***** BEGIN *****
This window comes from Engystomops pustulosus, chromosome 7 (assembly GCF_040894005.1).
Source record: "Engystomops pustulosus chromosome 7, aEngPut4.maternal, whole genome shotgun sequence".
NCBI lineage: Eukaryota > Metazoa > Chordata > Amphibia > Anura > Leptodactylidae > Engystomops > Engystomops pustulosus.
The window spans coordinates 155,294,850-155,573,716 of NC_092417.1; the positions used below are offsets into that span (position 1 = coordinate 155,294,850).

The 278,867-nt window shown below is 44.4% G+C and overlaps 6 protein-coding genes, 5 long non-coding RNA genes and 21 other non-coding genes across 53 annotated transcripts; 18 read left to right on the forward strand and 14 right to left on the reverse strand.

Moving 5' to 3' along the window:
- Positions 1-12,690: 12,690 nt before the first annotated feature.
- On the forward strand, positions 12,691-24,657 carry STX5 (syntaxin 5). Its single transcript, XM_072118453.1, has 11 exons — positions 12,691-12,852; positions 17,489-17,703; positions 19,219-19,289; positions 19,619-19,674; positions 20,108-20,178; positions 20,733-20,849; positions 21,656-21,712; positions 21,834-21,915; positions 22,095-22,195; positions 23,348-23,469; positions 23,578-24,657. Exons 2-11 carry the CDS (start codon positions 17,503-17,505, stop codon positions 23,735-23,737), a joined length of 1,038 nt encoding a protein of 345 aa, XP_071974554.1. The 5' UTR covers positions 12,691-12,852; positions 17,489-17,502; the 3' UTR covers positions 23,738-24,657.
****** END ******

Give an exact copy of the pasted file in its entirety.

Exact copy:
This window comes from Engystomops pustulosus, chromosome 7 (assembly GCF_040894005.1).
Source record: "Engystomops pustulosus chromosome 7, aEngPut4.maternal, whole genome shotgun sequence".
NCBI lineage: Eukaryota > Metazoa > Chordata > Amphibia > Anura > Leptodactylidae > Engystomops > Engystomops pustulosus.
The window spans coordinates 155,294,850-155,573,716 of NC_092417.1; the positions used below are offsets into that span (position 1 = coordinate 155,294,850).

The 278,867-nt window shown below is 44.4% G+C and overlaps 6 protein-coding genes, 5 long non-coding RNA genes and 21 other non-coding genes across 53 annotated transcripts; 18 read left to right on the forward strand and 14 right to left on the reverse strand.

Moving 5' to 3' along the window:
- Positions 1-12,690: 12,690 nt before the first annotated feature.
- On the forward strand, positions 12,691-24,657 carry STX5 (syntaxin 5). Its single transcript, XM_072118453.1, has 11 exons — positions 12,691-12,852; positions 17,489-17,703; positions 19,219-19,289; positions 19,619-19,674; positions 20,108-20,178; positions 20,733-20,849; positions 21,656-21,712; positions 21,834-21,915; positions 22,095-22,195; positions 23,348-23,469; positions 23,578-24,657. Exons 2-11 carry the CDS (start codon positions 17,503-17,505, stop codon positions 23,735-23,737), a joined length of 1,038 nt encoding a protein of 345 aa, XP_071974554.1. The 5' UTR covers positions 12,691-12,852; positions 17,489-17,502; the 3' UTR covers positions 23,738-24,657.